What is your view of God?
Do you see Him as someone ready to rain down his wrath on you whenever you make a mistake? Growing up as a christian, we would often make jokes about stepping away from someone because they were about to be hit by lightning, or that you might get a stomach ache if you ate before you prayed. Even though we were joking, those kind of thoughts can be indicative of how we view God.
When we look at the continuing story of Elijah, we see a much different view of God. So far, Elijah has asked God to kill him, had a breakdown by the brook, felt sorry for himself, and is running away from Jezebel. All understandable things, many things that I’ve done myself. Maybe not run from Jezebel, but life can sure feel like it sometimes, am I right?
If ever there were a story where you might think God would just strike someone with lightning, this might be it.
But as we continue in I Kings 19, we see quite the opposite.
Elijah comes to a cave at the end of his 40 days of miraculous strength on that last meal.
“And he came thither unto a cave, and lodged there; and, behold, the word of the Lord came to him, and he said unto him, What doest thou here, Elijah?” vs 9
God has given Elijah his rest, his strength, and now its time to get him back into shape and have a little conversation. Elijah pours out his discouragement. He basically says that someone who did so much for God shouldn’t have to go through what he’s going through. And not only that, that he’s very alone.
Wow. Sounds exactly how I feel sometimes. Yet we can tell right off the bat that this is wrong. We know that as children of God we are not exempt from suffering and we are never alone, but at the darkest times, this is exactly how we feel.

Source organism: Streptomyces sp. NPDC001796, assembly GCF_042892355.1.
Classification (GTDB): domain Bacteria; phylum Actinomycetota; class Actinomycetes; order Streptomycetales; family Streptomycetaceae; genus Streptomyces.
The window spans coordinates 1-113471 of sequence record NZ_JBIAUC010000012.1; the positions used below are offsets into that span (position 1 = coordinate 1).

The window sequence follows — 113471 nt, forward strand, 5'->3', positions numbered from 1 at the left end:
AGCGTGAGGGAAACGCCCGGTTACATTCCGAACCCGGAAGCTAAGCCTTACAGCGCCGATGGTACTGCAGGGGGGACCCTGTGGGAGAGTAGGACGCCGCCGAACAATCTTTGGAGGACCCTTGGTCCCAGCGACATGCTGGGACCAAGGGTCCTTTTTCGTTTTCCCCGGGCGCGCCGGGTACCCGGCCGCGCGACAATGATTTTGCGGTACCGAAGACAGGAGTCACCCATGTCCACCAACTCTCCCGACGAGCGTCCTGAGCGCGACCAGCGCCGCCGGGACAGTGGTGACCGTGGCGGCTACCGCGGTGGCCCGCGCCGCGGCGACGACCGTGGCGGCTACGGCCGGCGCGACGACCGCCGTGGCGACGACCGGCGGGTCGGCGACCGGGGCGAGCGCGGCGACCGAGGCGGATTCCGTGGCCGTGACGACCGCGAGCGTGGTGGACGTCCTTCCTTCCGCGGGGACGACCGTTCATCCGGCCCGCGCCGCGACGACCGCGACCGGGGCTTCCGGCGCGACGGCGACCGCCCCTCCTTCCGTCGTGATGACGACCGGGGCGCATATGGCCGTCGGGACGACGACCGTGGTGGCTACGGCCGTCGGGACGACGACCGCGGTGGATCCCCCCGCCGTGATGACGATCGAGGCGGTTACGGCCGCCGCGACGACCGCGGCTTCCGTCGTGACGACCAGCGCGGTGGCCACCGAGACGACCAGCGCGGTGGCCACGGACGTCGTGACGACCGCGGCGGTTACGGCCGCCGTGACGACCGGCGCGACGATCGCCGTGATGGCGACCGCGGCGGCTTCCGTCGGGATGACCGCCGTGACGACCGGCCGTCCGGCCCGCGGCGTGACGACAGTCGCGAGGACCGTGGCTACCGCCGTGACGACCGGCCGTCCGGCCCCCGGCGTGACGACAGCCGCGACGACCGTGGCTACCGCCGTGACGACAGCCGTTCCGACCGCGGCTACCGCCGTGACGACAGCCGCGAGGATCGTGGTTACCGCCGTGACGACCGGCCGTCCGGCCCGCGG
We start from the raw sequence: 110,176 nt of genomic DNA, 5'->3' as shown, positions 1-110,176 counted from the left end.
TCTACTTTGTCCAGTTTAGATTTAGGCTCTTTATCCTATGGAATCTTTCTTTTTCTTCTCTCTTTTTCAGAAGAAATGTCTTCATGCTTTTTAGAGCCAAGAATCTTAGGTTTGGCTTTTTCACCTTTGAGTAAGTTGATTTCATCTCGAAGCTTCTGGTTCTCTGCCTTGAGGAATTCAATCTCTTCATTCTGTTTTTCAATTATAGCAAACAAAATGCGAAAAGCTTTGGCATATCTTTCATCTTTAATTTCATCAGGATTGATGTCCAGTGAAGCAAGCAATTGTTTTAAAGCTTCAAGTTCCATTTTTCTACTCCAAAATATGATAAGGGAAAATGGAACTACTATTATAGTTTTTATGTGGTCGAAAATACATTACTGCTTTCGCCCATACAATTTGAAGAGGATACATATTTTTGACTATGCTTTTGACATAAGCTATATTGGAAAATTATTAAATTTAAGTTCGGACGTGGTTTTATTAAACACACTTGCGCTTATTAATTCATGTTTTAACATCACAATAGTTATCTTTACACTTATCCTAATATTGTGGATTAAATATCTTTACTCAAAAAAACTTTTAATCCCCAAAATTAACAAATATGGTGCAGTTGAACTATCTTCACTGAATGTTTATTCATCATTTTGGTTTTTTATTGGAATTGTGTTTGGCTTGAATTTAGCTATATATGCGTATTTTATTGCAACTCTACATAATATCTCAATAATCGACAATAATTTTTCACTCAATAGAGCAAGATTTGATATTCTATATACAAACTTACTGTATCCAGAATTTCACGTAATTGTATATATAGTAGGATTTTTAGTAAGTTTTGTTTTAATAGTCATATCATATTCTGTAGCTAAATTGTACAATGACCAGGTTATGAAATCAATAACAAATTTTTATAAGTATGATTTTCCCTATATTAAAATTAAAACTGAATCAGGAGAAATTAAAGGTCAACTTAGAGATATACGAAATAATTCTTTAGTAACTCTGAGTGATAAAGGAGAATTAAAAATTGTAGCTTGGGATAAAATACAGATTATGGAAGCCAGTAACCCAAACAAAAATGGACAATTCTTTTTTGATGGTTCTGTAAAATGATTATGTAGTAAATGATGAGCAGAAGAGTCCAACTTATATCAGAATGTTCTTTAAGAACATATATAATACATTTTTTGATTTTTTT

We might expect lightning. Maybe Elijah expected it too. After he spoke there was a wind so strong it broke rocks in pieces. But the Lord was not in the wind. Then an earthquake. But the Lord was not in the earthquake. Then a fire. But the Lord was not in the fire.
The Lord was not in any of the destructive forces. Elijah stood and watched destruction take place all around him, yet he remained unscathed. And the Lord was not in any of the destruction because He’s not in the business of destroying the broken. Not by lightning, not by any other means.
The Bible says that God was in the still small voice. Not the destructive forces, but the restorative one. The still small voice that answered Elijah’s deepest, darkest, secret fears. The one that listened to his brokenness and then reassured him. One by one He answered Elijah’s questions.
He tells Elijah that He will take care of Elijah’s enemies. That He will bring Elijah a partner. He reminds Elijah that he is never alone.
Elijah was so honest with God that he asked God to kill him. He was a broken, weary soul who needed restoration from God. And he got it. And he went on to do more great things for God…but that’s another blog post.
For now, I want you to know that our God is a God of restoration. That He longs for you to come to Him no matter what. No matter how broken or how sad or how discouraged you are. There is never a fear of destruction when you run to your Father. When you sincerely come to Him for help, it will always be available.
Elijah went to a cave hoping to die. He saw God’s incredible power. But what he experienced was grace.